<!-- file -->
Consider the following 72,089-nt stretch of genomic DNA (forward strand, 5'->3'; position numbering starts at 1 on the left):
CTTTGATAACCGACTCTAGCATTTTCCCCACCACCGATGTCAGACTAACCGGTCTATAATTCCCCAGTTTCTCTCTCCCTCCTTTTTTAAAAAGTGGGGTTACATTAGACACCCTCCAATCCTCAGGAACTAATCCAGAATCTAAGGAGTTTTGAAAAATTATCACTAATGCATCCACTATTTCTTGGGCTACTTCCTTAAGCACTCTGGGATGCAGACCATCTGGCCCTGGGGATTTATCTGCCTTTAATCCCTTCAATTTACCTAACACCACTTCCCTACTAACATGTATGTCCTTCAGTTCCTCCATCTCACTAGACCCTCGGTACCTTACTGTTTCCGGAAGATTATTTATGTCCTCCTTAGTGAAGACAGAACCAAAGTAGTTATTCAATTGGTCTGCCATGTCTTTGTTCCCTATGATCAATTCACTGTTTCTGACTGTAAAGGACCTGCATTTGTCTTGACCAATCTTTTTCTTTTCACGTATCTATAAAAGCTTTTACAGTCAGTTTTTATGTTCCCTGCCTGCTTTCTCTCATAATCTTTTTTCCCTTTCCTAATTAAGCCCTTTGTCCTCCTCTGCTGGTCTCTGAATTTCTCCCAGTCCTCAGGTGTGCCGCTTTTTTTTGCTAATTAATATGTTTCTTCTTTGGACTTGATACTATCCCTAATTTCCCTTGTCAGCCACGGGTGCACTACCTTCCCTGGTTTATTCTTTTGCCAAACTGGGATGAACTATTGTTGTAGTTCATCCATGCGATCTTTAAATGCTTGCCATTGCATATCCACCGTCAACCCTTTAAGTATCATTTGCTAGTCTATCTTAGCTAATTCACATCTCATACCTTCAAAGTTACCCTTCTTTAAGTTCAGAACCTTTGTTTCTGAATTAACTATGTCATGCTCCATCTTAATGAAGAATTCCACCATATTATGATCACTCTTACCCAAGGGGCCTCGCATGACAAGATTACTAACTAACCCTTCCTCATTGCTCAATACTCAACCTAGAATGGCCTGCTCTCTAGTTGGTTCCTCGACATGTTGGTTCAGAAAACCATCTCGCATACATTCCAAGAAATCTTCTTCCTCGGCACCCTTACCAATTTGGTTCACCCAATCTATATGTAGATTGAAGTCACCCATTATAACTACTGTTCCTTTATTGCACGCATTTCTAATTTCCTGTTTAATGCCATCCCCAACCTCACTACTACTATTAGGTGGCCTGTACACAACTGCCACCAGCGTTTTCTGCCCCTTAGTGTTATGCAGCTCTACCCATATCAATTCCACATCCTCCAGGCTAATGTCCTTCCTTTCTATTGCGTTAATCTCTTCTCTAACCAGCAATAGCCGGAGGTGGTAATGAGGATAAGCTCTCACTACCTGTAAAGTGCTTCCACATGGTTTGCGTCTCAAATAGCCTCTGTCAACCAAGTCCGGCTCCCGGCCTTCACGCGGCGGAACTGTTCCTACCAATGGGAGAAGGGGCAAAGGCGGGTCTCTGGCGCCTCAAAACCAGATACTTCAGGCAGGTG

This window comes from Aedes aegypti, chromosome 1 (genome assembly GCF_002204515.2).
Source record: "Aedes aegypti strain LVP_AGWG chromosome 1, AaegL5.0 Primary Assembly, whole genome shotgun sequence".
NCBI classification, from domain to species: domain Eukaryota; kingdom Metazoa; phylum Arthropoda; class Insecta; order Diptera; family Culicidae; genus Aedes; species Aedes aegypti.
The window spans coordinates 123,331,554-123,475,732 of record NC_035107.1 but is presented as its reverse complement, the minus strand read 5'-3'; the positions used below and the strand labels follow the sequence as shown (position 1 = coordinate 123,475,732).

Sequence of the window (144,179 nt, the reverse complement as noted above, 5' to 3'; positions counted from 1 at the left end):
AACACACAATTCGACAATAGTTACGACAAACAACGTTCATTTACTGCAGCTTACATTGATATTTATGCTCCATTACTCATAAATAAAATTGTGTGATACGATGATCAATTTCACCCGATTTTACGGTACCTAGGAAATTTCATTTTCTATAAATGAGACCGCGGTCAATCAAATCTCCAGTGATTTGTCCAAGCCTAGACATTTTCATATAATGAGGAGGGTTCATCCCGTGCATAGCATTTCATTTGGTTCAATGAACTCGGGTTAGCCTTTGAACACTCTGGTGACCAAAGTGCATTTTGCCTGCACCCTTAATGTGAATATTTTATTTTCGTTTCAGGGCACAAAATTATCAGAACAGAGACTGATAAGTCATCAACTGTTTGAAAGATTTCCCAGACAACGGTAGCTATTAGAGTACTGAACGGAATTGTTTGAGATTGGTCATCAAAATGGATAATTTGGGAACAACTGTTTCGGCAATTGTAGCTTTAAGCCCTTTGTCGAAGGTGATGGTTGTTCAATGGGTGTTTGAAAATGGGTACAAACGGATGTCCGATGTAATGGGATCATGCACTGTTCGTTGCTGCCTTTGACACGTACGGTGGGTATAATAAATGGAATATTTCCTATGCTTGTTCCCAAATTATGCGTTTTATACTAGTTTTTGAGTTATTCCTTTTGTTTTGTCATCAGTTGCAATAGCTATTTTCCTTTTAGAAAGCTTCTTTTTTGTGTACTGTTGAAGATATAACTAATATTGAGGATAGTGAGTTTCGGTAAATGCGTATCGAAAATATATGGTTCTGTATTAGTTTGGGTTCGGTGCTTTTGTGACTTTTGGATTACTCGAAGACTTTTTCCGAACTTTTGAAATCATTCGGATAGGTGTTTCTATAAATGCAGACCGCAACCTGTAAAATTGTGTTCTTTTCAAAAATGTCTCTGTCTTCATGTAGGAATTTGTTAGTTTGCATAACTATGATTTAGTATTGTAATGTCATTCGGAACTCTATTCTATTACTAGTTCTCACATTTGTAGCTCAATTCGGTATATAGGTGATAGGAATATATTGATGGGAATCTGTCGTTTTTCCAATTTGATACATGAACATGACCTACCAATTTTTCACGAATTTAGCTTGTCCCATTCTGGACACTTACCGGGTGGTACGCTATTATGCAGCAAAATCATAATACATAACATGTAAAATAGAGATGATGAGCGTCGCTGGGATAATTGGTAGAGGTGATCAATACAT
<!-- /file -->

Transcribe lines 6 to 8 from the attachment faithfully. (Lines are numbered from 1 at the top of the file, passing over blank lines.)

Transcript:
The window spans coordinates 123,331,554-123,475,732 of record NC_035107.1 but is presented as its reverse complement, the minus strand read 5'-3'; the positions used below and the strand labels follow the sequence as shown (position 1 = coordinate 123,475,732).

Sequence of the window (144,179 nt, the reverse complement as noted above, 5' to 3'; positions counted from 1 at the left end):
AACACACAATTCGACAATAGTTACGACAAACAACGTTCATTTACTGCAGCTTACATTGATATTTATGCTCCATTACTCATAAATAAAATTGTGTGATACGATGATCAATTTCACCCGATTTTACGGTACCTAGGAAATTTCATTTTCTATAAATGAGACCGCGGTCAATCAAATCTCCAGTGATTTGTCCAAGCCTAGACATTTTCATATAATGAGGAGGGTTCATCCCGTGCATAGCATTTCATTTGGTTCAATGAACTCGGGTTAGCCTTTGAACACTCTGGTGACCAAAGTGCATTTTGCCTGCACCCTTAATGTGAATATTTTATTTTCGTTTCAGGGCACAAAATTATCAGAACAGAGACTGATAAGTCATCAACTGTTTGAAAGATTTCCCAGACAACGGTAGCTATTAGAGTACTGAACGGAATTGTTTGAGATTGGTCATCAAAATGGATAATTTGGGAACAACTGTTTCGGCAATTGTAGCTTTAAGCCCTTTGTCGAAGGTGATGGTTGTTCAATGGGTGTTTGAAAATGGGTACAAACGGATGTCCGATGTAATGGGATCATGCACTGTTCGTTGCTGCCTTTGACACGTACGGTGGGTATAATAAATGGAATATTTCCTATGCTTGTTCCCAAATTATGCGTTTTATACTAGTTTTTGAGTTATTCCTTTTGTTTTGTCATCAGTTGCAATAGCTATTTTCCTTTTAGAAAGCTTCTTTTTTGTGTACTGTTGAAGATATAACTAATATTGAGGATAGTGAGTTTCGGTAAATGCGTATCGAAAATATATGGTTCTGTATTAGTTTGGGTTCGGTGCTTTTGTGACTTTTGGATTACTCGAAGACTTTTTCCGAACTTTTGAAATCATTCGGATAGGTGTTTCTATAAATGCAGACCGCAACCTGTAAAATTGTGTTCTTTTCAAAAATGTCTCTGTCTTCATGTAGGAATTTGTTAGTTTGCATAACTATGATTTAGTATTGTAATGTCATTCGGAACTCTATTCTATTACTAGTTCTCACATTTGTAGCTCAATTCGGTATATAGGTGATAGGAATATATTGATGGGAATCTGTCGTTTTTCCAATTTGATACATGAACATGACCTACCAATTTTTCACGAATTTAGCTTGTCCCATTCTGGACACTTACCGGGTGGTACGCTATTATGCAGCAAAATCATAATACATAACATGTAAAATAGAGATGATGAGCGTCGCTGGGATAATTGGTAGAGGTGATCAATACAT